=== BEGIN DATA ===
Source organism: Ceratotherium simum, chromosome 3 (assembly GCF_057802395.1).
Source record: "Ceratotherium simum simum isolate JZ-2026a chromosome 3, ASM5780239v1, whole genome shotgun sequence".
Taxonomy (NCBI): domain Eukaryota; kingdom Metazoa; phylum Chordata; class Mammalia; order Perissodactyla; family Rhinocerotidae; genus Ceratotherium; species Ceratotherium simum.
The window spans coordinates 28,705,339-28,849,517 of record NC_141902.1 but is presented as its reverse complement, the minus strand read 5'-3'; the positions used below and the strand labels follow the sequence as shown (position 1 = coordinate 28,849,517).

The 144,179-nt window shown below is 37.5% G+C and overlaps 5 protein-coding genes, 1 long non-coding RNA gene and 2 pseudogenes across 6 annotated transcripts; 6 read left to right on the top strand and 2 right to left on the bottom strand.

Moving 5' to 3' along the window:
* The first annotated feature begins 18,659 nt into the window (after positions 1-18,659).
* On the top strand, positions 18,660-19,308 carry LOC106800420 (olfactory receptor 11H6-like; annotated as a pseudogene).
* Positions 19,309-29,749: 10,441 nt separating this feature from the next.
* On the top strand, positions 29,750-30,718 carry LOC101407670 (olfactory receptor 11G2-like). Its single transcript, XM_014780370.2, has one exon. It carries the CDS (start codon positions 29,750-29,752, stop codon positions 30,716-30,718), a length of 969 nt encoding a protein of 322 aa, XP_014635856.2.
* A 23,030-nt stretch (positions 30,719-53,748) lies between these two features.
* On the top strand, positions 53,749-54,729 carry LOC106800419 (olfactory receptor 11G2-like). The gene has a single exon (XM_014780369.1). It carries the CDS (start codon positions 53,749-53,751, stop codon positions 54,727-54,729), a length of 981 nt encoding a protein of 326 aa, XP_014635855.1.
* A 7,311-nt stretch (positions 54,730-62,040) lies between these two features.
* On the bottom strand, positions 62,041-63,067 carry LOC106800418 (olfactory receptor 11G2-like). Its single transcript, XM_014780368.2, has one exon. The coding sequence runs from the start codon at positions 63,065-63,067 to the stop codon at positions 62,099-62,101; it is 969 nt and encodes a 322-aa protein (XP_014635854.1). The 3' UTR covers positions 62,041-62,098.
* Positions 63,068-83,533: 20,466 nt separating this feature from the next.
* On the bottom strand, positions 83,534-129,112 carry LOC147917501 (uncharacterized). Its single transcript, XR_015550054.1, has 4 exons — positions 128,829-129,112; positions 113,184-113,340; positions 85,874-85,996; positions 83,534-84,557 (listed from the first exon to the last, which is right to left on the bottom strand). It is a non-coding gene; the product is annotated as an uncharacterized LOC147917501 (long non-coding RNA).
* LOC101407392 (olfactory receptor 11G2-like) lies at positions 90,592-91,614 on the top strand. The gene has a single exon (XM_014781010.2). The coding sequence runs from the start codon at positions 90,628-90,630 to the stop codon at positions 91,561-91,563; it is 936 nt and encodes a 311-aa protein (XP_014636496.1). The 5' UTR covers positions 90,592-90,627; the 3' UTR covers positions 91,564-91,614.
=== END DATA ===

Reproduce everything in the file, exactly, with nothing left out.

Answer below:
Source organism: Ceratotherium simum, chromosome 3 (assembly GCF_057802395.1).
Source record: "Ceratotherium simum simum isolate JZ-2026a chromosome 3, ASM5780239v1, whole genome shotgun sequence".
Taxonomy (NCBI): domain Eukaryota; kingdom Metazoa; phylum Chordata; class Mammalia; order Perissodactyla; family Rhinocerotidae; genus Ceratotherium; species Ceratotherium simum.
The window spans coordinates 28,705,339-28,849,517 of record NC_141902.1 but is presented as its reverse complement, the minus strand read 5'-3'; the positions used below and the strand labels follow the sequence as shown (position 1 = coordinate 28,849,517).

The 144,179-nt window shown below is 37.5% G+C and overlaps 5 protein-coding genes, 1 long non-coding RNA gene and 2 pseudogenes across 6 annotated transcripts; 6 read left to right on the top strand and 2 right to left on the bottom strand.

Moving 5' to 3' along the window:
* The first annotated feature begins 18,659 nt into the window (after positions 1-18,659).
* On the top strand, positions 18,660-19,308 carry LOC106800420 (olfactory receptor 11H6-like; annotated as a pseudogene).
* Positions 19,309-29,749: 10,441 nt separating this feature from the next.
* On the top strand, positions 29,750-30,718 carry LOC101407670 (olfactory receptor 11G2-like). Its single transcript, XM_014780370.2, has one exon. It carries the CDS (start codon positions 29,750-29,752, stop codon positions 30,716-30,718), a length of 969 nt encoding a protein of 322 aa, XP_014635856.2.
* A 23,030-nt stretch (positions 30,719-53,748) lies between these two features.
* On the top strand, positions 53,749-54,729 carry LOC106800419 (olfactory receptor 11G2-like). The gene has a single exon (XM_014780369.1). It carries the CDS (start codon positions 53,749-53,751, stop codon positions 54,727-54,729), a length of 981 nt encoding a protein of 326 aa, XP_014635855.1.
* A 7,311-nt stretch (positions 54,730-62,040) lies between these two features.
* On the bottom strand, positions 62,041-63,067 carry LOC106800418 (olfactory receptor 11G2-like). Its single transcript, XM_014780368.2, has one exon. The coding sequence runs from the start codon at positions 63,065-63,067 to the stop codon at positions 62,099-62,101; it is 969 nt and encodes a 322-aa protein (XP_014635854.1). The 3' UTR covers positions 62,041-62,098.
* Positions 63,068-83,533: 20,466 nt separating this feature from the next.
* On the bottom strand, positions 83,534-129,112 carry LOC147917501 (uncharacterized). Its single transcript, XR_015550054.1, has 4 exons — positions 128,829-129,112; positions 113,184-113,340; positions 85,874-85,996; positions 83,534-84,557 (listed from the first exon to the last, which is right to left on the bottom strand). It is a non-coding gene; the product is annotated as an uncharacterized LOC147917501 (long non-coding RNA).
* LOC101407392 (olfactory receptor 11G2-like) lies at positions 90,592-91,614 on the top strand. The gene has a single exon (XM_014781010.2). The coding sequence runs from the start codon at positions 90,628-90,630 to the stop codon at positions 91,561-91,563; it is 936 nt and encodes a 311-aa protein (XP_014636496.1). The 5' UTR covers positions 90,592-90,627; the 3' UTR covers positions 91,564-91,614.